So my big debate for the foreseeable future is this: when I go back to the hospital, what do I put up on the walls. Last time, photos and drawings were a big help. But I intend to put the photos in albums and try to limit the stuff on the walls. While it was cheery and therapeutic, it started making me feel like I was starting to live in a cramped space. So what do you think? Should I walk in with picture albums, a few select pieces for the walls, a gallon of paint and paintbrush? (You know I will!) And that’s what’s making me cheery right now … and will be a good way to end this post, sign off for the evening and go to sleep with a big smile on my face thinking about redecorating the hospital room.
On Wednesday, I met with my oncologist who had some great news. There’s so much of it, I’m going to have to just bullet it out:
- I’ve gained about 5-7 pounds since I left the hospital 4 days earlier – eating my own food on my own terms on my own schedule is doing good for me.
- My numbers are still hovering and trending in the right areas and I was even able to stray a little from the neutropenic diet last night and had a fresh, beefsteak tomato (with mozzarella and olive oil). This doesn’t mean full off of the diet, but slowly and in moderation.
- The doctor doesn’t feel it’s necessary for me to see her for another 10 days! This is just a good indication that my numbers are good and that I’m taking care of myself.
- My cholesterol – usually not run as part of the suite of tests that’s done on my blood – turns out to be surprisingly, extremely low: 47!
Here’s the best part: there are no leukemia blasts in my blood! Even though my bone marrow showed 60% leukemia in the last biopsy, there have been no blasts in my blood since the last round of chemo. This was something the oncologist told me she thought the hospital would have told me – but they didn’t. It’s a bit unusual to have no leukemia blasts in the blood but have such a high percentage of leukemia show up in the marrow. However, it is not a dire situation.
When I go back to the doctor later this month, we will do another bone marrow biopsy. It could be that my blood keeps recovering and my bone marrow is still ill. And there are many ways to treat such circumstances. For one thing, I may not need a third round of induction chemotherapy, I may be able to go to consolidation chemotherapy, which is a process that reinforces the production of good blood cells. I don’t know yet how it works, but you can bet I’ll be looking into that. This, of course, is a hopeful scenario – an ideal one even – but not one that is out of the question.
And, yes, a bone marrow transplant will still be necessary, but it is not of the same dire urgency as before. My oncologist wants me to spend as much time as possible out of the hospital building up my strength, and I think returning to work and taking on some increased responsibilities will be good, plus more exercise. I’m hoping for a sunny path to consolidation and later to transplant, but I suddenly don’t feel the scourge of a death shroud surrounding me. I feel like we’re on the right path and I’m happy that my body is responding as well as it is.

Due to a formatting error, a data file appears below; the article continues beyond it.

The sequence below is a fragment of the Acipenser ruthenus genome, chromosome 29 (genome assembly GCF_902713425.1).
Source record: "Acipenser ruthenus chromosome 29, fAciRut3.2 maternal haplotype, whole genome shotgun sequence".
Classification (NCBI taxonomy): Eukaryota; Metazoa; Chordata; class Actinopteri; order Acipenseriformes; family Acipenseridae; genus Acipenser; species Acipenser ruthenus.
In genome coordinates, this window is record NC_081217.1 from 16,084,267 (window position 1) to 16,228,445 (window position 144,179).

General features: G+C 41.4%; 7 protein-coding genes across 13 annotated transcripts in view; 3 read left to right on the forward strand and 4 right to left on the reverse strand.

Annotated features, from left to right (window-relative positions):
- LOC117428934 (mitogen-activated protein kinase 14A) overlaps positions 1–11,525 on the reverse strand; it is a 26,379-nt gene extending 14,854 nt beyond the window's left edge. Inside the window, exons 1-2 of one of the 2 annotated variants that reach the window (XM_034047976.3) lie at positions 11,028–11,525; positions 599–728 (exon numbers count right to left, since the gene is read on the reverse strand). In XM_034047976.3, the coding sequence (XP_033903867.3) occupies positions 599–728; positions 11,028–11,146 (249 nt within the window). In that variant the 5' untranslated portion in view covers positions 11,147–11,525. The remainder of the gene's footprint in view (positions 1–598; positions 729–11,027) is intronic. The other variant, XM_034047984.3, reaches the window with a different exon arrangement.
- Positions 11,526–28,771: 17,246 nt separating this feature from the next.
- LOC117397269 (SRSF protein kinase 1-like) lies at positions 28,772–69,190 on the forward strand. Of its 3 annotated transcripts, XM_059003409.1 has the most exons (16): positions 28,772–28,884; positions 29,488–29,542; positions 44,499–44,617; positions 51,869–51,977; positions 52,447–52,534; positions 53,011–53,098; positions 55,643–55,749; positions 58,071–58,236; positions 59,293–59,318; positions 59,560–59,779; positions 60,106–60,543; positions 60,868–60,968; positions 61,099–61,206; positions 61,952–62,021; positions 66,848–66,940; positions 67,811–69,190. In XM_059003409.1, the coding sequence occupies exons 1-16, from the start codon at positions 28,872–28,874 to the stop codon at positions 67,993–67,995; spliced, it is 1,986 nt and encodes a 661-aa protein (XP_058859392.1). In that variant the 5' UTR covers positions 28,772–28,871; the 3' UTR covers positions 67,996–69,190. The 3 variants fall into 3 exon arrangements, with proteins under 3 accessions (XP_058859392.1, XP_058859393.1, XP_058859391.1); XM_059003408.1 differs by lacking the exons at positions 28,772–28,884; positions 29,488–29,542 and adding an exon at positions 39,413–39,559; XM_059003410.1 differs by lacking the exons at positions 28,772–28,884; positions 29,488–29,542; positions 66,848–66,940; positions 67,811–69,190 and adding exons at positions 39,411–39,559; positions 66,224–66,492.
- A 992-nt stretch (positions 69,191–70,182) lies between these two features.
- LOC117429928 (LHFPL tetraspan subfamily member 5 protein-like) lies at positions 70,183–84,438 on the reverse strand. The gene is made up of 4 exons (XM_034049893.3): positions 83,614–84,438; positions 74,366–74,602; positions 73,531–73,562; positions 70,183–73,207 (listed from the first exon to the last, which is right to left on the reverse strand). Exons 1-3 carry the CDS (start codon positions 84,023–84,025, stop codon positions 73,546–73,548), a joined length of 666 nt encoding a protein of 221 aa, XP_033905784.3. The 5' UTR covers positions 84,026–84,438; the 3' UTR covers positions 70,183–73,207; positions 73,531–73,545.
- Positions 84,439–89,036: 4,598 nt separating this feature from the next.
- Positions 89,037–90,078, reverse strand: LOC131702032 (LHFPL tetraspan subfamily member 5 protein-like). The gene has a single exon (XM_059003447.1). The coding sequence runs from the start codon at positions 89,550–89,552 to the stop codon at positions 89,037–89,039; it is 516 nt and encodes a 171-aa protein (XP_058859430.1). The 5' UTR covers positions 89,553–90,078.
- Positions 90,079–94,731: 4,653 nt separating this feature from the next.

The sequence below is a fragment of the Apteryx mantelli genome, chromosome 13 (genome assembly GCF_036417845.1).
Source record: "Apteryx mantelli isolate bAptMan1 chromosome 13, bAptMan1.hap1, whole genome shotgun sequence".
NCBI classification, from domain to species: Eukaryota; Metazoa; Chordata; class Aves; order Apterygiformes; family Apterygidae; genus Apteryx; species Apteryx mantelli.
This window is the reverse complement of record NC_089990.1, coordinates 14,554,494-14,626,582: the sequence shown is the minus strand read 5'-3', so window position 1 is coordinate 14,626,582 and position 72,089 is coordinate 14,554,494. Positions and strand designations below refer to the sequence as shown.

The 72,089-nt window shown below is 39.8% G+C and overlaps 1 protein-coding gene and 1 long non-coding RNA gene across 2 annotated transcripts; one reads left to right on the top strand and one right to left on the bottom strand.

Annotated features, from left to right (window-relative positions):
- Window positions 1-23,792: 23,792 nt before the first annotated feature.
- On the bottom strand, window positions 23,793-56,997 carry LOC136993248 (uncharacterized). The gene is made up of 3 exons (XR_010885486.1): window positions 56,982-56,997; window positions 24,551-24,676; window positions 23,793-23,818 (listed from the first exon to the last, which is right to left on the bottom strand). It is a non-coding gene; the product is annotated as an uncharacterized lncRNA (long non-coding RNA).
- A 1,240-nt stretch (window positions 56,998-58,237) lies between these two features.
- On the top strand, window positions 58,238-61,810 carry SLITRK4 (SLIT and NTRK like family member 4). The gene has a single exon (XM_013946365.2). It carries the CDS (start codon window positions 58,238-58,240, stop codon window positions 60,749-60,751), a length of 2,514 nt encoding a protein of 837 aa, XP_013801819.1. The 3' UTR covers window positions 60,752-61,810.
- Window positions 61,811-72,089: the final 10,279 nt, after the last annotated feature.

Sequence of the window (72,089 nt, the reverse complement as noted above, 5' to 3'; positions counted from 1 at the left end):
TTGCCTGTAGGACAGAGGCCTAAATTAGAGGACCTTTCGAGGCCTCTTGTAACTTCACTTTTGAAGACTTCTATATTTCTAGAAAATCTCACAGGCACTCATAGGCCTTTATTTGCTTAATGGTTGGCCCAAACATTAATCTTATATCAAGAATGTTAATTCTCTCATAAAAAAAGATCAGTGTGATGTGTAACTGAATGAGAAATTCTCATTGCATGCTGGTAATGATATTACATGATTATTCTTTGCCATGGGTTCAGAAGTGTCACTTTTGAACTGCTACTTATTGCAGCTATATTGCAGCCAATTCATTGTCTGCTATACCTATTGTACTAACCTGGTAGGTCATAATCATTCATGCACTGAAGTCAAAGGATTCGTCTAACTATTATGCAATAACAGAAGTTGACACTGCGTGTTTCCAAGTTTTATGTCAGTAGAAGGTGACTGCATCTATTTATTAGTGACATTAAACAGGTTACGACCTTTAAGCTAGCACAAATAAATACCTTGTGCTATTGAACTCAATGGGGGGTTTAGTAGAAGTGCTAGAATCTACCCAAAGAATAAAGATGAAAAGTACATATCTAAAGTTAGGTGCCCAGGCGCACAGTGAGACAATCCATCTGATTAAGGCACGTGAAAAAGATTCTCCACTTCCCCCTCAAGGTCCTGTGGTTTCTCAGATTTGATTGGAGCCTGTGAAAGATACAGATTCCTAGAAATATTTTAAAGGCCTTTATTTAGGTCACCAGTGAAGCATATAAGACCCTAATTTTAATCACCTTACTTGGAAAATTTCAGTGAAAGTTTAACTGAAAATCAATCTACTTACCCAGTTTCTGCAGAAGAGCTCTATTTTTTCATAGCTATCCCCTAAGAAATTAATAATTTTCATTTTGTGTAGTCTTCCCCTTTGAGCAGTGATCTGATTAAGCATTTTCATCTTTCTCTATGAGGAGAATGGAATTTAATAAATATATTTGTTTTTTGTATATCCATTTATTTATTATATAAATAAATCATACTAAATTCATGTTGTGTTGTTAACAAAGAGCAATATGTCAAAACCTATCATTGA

I have to say, though, that during the check-out procedure, I’ve come to learn the costs of health care. And it frightens me to think that so many Americans in the middle of the income spectrum would be caught with such stratospheric bills for catastrophic care: just one of my anti-biotics costs $2,400 for a 30-day supply. My co-pay was $35 on that. But what would a person do without health care? Aetna, my health insurance company, sent me an evaluation of hospital charges that are covered and what I owe. Tens of thousands of dollars in charges and I owe $600-some-odd dollars. I can’t imagine what a less well-off family would do.
And in some ways this frightens me worse than my own diagnosis. Maybe this is a cause for me to pursue when I’m strong enough. I don’t know. But truly, when I was checking out from the doctor’s office yesterday, the enormity of the costs came over me and I got very choked up.
But – this is not a political blog … I’ll have other resources for that.
On to the rest of the update: Alan and Sheera have been here and they’ve been wonderful giving me hand setting up the home office with all the various new furniture and supplies, and helping with the shopping, the cooking, the cleaning, the laundry. They’re away now and the apartment seems very empty, but they have such a presence though in my heart – they’re not that far away.
My mom’s here now staying with me. Close friends are coming in this weekend for some serious geek play and catch-up, and hopefully some more apartment set-up (I just bought some furniture today that will need to get set up and another piece moved) so this is all coming together nicely.
I’m finding being home to be extremely cathartic, especially being around my family, and finally doing some cooking and good eating. The stairs to my loft are still a bit of a challenge, but I take them slowly and try not to go up and down too often during the day. I did a lot of walking today and must remember to get out more: while my apartment is big and there’s plenty of walking space, it’s hard-wood floors, and walking on the concrete outside is a very different set of skills. But it was good, although I know I pushed myself a little too far today.
Friday, I’m planning on attending a meeting for work, in person! I can’t wait. I’m looking forward to seeing a lot of people, and hope to start to ease back in to taking on more of my former responsibilities. I miss the challenge so I’m looking forward to seeing what I can reasonable take on for now.
So for current correspondence, please use my home address. Email me if you need it.
With continued thanks for your on-going love, strength and support, sending everyone my very best, too,